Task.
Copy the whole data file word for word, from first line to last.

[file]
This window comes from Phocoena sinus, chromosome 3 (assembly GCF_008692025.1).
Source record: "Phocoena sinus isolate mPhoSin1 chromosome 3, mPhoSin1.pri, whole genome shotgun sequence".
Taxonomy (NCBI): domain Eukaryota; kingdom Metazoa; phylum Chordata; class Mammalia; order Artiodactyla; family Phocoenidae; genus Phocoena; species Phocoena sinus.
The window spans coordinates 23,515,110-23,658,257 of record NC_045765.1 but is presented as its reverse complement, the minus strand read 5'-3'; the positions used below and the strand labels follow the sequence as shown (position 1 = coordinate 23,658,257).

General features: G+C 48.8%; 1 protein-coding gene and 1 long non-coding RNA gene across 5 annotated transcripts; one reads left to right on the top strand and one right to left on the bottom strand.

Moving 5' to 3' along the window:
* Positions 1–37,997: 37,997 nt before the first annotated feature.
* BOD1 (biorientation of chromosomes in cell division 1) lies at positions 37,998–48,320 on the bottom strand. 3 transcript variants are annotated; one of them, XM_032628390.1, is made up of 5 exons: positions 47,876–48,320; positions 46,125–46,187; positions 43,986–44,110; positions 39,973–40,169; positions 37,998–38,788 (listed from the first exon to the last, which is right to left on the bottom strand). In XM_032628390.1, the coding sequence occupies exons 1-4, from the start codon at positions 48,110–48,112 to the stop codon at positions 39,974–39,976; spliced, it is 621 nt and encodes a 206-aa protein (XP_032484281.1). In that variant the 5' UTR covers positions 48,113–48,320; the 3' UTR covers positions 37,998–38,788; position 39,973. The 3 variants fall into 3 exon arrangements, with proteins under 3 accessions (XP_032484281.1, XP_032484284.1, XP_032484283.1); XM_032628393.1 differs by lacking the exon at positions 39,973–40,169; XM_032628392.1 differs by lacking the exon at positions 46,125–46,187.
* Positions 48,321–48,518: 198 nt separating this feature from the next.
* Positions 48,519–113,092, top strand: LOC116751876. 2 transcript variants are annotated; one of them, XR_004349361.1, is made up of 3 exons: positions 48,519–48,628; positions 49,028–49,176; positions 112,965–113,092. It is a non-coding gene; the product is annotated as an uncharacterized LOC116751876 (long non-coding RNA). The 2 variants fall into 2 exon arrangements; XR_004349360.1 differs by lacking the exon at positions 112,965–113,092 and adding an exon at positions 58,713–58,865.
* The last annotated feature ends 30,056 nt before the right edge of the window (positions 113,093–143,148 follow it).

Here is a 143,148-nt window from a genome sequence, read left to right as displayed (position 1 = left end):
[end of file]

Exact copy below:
This window comes from Phocoena sinus, chromosome 3 (assembly GCF_008692025.1).
Source record: "Phocoena sinus isolate mPhoSin1 chromosome 3, mPhoSin1.pri, whole genome shotgun sequence".
Taxonomy (NCBI): domain Eukaryota; kingdom Metazoa; phylum Chordata; class Mammalia; order Artiodactyla; family Phocoenidae; genus Phocoena; species Phocoena sinus.
The window spans coordinates 23,515,110-23,658,257 of record NC_045765.1 but is presented as its reverse complement, the minus strand read 5'-3'; the positions used below and the strand labels follow the sequence as shown (position 1 = coordinate 23,658,257).

General features: G+C 48.8%; 1 protein-coding gene and 1 long non-coding RNA gene across 5 annotated transcripts; one reads left to right on the top strand and one right to left on the bottom strand.

Moving 5' to 3' along the window:
* Positions 1–37,997: 37,997 nt before the first annotated feature.
* BOD1 (biorientation of chromosomes in cell division 1) lies at positions 37,998–48,320 on the bottom strand. 3 transcript variants are annotated; one of them, XM_032628390.1, is made up of 5 exons: positions 47,876–48,320; positions 46,125–46,187; positions 43,986–44,110; positions 39,973–40,169; positions 37,998–38,788 (listed from the first exon to the last, which is right to left on the bottom strand). In XM_032628390.1, the coding sequence occupies exons 1-4, from the start codon at positions 48,110–48,112 to the stop codon at positions 39,974–39,976; spliced, it is 621 nt and encodes a 206-aa protein (XP_032484281.1). In that variant the 5' UTR covers positions 48,113–48,320; the 3' UTR covers positions 37,998–38,788; position 39,973. The 3 variants fall into 3 exon arrangements, with proteins under 3 accessions (XP_032484281.1, XP_032484284.1, XP_032484283.1); XM_032628393.1 differs by lacking the exon at positions 39,973–40,169; XM_032628392.1 differs by lacking the exon at positions 46,125–46,187.
* Positions 48,321–48,518: 198 nt separating this feature from the next.
* Positions 48,519–113,092, top strand: LOC116751876. 2 transcript variants are annotated; one of them, XR_004349361.1, is made up of 3 exons: positions 48,519–48,628; positions 49,028–49,176; positions 112,965–113,092. It is a non-coding gene; the product is annotated as an uncharacterized LOC116751876 (long non-coding RNA). The 2 variants fall into 2 exon arrangements; XR_004349360.1 differs by lacking the exon at positions 112,965–113,092 and adding an exon at positions 58,713–58,865.
* The last annotated feature ends 30,056 nt before the right edge of the window (positions 113,093–143,148 follow it).

Here is a 143,148-nt window from a genome sequence, read left to right as displayed (position 1 = left end):